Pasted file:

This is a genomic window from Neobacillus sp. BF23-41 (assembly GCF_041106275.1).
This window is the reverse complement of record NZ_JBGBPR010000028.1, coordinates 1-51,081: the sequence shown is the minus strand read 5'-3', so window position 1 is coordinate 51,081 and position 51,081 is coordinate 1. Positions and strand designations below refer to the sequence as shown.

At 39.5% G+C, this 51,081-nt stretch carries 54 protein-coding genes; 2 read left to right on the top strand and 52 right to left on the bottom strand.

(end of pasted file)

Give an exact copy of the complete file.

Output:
This is a genomic window from Neobacillus sp. BF23-41 (assembly GCF_041106275.1).
This window is the reverse complement of record NZ_JBGBPR010000028.1, coordinates 1-51,081: the sequence shown is the minus strand read 5'-3', so window position 1 is coordinate 51,081 and position 51,081 is coordinate 1. Positions and strand designations below refer to the sequence as shown.

At 39.5% G+C, this 51,081-nt stretch carries 54 protein-coding genes; 2 read left to right on the top strand and 52 right to left on the bottom strand.